Sea Of Tranquility



The Web Source for Progressive Rock, Progressive Metal & Jazz-Fusion
  Search   in       
Main Menu




Body Void: Bury Me Beneath This Rotting Earth

We’re starting to reach the point where bands are releasing their COVID albums. I’m talking about music that was either written or recorded during the tumultuous months that made 2020 what it was. This album was recorded in June 2020, a time when the United States was still in a pattern of political drama, social uncertainty, and fears about the future. Needless to say, the music here is restless, angry, and dark. It is also somewhat hopeful.

Even though this album is partly about 2020, it also has a broader interest in environmental problems, particularly the ways human actions contribute to the problem. Connected to that is the simple, but important, point that we are all connected to the earth. We live here; we’ll die here; we’ll be buried here. For Body Void, that ongoing connection suggests a need to both recognize the problem and to start doing something about it here and now.

Musically, the album is sludgy, dark, and raw. The band effectively blends elements of doom, sludge, and drone in ways that give it a feeling of despairing calm or anxious rest. I know those are contradictory expressions but listen and you might hear what I mean. The music moves at a pace in ways that just let the mind wander even though that seems impossible. It is despairing and challenging throughout, but the band also insists there’s an element of devotion, perhaps even of hope, to the whole thing. I believe them, but I don’t personally hear that as much as I hear the negative, angry side of things. Still, even the most despairing music can have an element of hope in it.

The tracks here are all between 12 and 14 minutes, but they generally don’t feel too long. Yes, they develop slowly, but they resist giving the impression that the repeated parts are just so much padding. Drone music might be an acquired taste for some, but I think fans of this style will be fine with just letting it come at its own pace. I was especially happy that there wasn’t any particular need to build things up toward an epic finale. Old Westerns would build toward the final shootout, but this album shifts about with a bold and defiant ease mixed with curiosity to see what minimal structures, layers of noise, and loads of distortion can bring.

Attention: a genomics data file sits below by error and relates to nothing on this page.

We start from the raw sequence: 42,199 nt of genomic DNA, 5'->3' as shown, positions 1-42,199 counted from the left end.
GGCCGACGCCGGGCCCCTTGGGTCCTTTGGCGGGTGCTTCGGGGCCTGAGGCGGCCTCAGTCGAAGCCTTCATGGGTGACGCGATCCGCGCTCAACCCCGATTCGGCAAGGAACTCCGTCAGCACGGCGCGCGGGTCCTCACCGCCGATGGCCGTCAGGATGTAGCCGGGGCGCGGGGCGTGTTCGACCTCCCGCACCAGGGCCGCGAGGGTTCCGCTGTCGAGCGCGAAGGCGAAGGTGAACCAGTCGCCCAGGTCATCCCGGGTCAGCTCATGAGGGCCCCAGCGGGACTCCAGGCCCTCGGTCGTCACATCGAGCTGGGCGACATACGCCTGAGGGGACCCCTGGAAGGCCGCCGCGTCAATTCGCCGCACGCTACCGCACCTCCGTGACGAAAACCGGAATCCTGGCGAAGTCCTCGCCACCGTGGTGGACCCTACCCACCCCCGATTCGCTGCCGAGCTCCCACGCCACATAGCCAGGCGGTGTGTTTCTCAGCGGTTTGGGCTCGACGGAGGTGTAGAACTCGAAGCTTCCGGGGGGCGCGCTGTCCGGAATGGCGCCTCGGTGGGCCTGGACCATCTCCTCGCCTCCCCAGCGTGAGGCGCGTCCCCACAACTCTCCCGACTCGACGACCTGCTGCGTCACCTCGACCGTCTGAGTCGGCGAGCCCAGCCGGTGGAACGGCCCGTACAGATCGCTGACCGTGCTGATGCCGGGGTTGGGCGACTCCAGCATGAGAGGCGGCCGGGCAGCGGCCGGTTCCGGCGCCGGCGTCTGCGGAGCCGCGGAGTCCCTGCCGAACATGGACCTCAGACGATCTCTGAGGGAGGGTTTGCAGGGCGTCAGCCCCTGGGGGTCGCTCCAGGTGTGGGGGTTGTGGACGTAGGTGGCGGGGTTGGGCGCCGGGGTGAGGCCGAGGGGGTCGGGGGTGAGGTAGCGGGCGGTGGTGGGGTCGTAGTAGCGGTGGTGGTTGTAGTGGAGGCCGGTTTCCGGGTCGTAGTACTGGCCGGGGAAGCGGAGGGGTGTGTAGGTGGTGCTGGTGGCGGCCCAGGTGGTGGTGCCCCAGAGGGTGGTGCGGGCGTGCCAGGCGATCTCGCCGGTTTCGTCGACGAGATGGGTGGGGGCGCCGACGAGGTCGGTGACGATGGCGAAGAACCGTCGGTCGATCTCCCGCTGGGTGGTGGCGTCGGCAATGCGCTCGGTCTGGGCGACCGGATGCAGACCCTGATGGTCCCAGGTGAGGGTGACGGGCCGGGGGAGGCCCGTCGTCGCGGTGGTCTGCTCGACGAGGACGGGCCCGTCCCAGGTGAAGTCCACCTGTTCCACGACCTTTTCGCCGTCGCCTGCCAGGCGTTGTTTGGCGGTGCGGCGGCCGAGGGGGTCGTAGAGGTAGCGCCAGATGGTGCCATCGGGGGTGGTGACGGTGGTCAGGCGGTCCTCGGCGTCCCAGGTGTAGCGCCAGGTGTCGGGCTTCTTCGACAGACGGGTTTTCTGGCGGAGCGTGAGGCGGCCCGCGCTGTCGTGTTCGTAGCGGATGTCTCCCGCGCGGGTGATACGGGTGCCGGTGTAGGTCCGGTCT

Of the four tracks, I enjoyed “Forest Fire” and “Pale Man” the most. If you also enjoy them, you’ll probably like the whole album. If you haven’t listened to Body Void before now, this may be a good place to start with them. The music here is a bit darker and a bit more ambitious. It is also heavy and brutal in ways fans of the genre will enjoy. Also be sure to check out the cover art by Ibay Arifin Suradi; it represents a deer in mid-transformation and it also points to the album’s larger interest in slow but dramatic metamorphoses.

Track Listing:
1. Wound
2. Forest Fire
3. Fawn
4. Pale Man

Added: April 17th 2021
Reviewer: Carl Sederholm
Score:
Related Link: Bandcamp Page
Hits: 125
Language: english

[ Printer Friendly Page Printer Friendly Page ]
[ Send to a Friend Send to a Friend ]

  

[ Back to the Reviews Index | Post Comment ]



2004 Sea Of Tranquility
For information regarding where to send CD promos and advertising, please see our FAQ page.
If you have questions or comments, please Contact Us.
Please see our Policies Page for Site Usage, Privacy, and Copyright Policies.

All logos and trademarks in this site are property of their respective owner. The comments are property of their posters, all other content Sea of Tranquility

SoT is Hosted by SpeedSoft.com